The stated objective of the project was to contribute little by little to a more transparent government (long term approach). Crucial policy areas in need of change were identified by the project (e.g. EU Funds, party-financing, conflict of interest legislation, public procurement) and malpractice and misuse were disclosed. The gathered data was then entered into a publicly accessible database: data on public administration (government, elected positions, advisors, managements of institutions) and the flows of public resources to the private sector (results of public procurement, state subsidies, tax and customs etc).
The project aims to:
– Make the EU funding process more transparent;
– Make the management institution responsible for the funding process more accountable;
– Raise the level of citizens’ involvement in the EU funding process.
Partners in the Group are: Media Monitoring Agency, Romanian Training Institute, Romanian Centre for Investigative Journalism, Partners for Local Development Foundation, the Association for the Promotion and Protection of Freedom of Speech, OSI, Pro Democracy Association
The goal of the project was to exert pressure on parliamentary parties to arrive at a consensus on the need for and contours of reform in party- and campaign financing. It advocates for: (1) Introduction of a designated campaign account; (2) increased ceiling for campaign spending; (3) shortened campaign period; (4) strengthened oversight of campaigns.
The purpose of this project was to make aid work for Georgia by improving IDP housing policy, and by enhancing the transparency, accountability and communications of government bodies, donors, UN bodies and NGOs involved in aid (through elaboration of policy papers).
The goals of the project were to:
– Undertake a public opinion survey regarding the perception of corruption and compare the results of the survey with the baseline database developed in 2002;
– Publish the survey in both languages (local and English) and distribute to the BiH authorities at all levels including the Council of Ministers, Entity governments as well as the leading International Community representatives. The governments may opt to use the survey as an assessment base for their anti-corruption policies;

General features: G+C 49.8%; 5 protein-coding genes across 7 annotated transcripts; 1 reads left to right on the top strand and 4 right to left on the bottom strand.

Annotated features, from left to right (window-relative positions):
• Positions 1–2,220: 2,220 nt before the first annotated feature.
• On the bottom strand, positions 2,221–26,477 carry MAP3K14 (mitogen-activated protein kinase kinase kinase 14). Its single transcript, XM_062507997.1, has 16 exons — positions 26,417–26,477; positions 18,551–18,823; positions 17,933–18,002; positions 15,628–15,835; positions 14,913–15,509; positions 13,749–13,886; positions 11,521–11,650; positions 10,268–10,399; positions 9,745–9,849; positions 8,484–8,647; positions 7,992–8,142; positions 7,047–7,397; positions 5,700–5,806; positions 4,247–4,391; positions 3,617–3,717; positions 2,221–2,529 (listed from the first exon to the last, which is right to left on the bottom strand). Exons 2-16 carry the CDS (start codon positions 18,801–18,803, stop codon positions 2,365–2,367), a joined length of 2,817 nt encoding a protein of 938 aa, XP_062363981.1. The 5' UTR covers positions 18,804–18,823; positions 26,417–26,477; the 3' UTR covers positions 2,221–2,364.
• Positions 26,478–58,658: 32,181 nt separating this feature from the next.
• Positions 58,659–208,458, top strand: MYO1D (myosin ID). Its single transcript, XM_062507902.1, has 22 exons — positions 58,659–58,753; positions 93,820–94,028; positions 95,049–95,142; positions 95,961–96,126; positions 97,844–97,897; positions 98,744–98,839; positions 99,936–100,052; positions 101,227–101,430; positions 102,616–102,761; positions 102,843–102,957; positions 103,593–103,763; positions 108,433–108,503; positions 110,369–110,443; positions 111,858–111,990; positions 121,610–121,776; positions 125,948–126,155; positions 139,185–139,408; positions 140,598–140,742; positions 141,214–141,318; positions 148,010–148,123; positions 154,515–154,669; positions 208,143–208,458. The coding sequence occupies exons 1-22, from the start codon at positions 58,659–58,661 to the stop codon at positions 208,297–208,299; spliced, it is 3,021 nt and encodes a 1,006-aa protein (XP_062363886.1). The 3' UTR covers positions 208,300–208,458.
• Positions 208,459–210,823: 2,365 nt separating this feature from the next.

– Promote results trough mass media;
– Inform the citizens of BiH that currently have no access to information and understanding of the implications of corruption and lack of government transparency, particularly those that are relevant to them and their region;
– Stimulate broader public discussion on anti-corruption issues;
– Strengthen the rule of the law;
– Improve accountability and transparency of the public sector: public finance management, clearer budgets, prohibition of conflict of interest, depolarisation of administration;
– Involve citizens in corruption combating: associations for controlling and fighting corruption, partnership with governments, organizing political parties, influence on the leaders.
• Project aim and locale:
The project amended the government’s project aimed at obtaining higher transparency in the process of public regulation and decision making at the level of local and central administration. Also, the project offered citizens and the administration a Guide to the Implementation of Law 52/2003 regulating Decisional Transparency in Public Administration. → An analysis of consultation practices;
• Project outcomes:
o A Guide to the Implementation of Law 52/2003 regulating Decisional Transparency in Public Administration;
o An advocacy campaign to amend the governmental legislative project regarding decisional transparency;
o A public awareness campaign regarding the opportunities for participation offered by the new legal framework.
The campaign was carried out in partnership with the National Radio Company and it consisted of the airing of the “Absentees are never right” jingle as well as a series of 20 interviews with public officials and representatives of NGO’s interested in Law 52/2003.
The project consisted in the creation of a documentary movie, showing the process of taking bribes by police officers and further arrest procedure.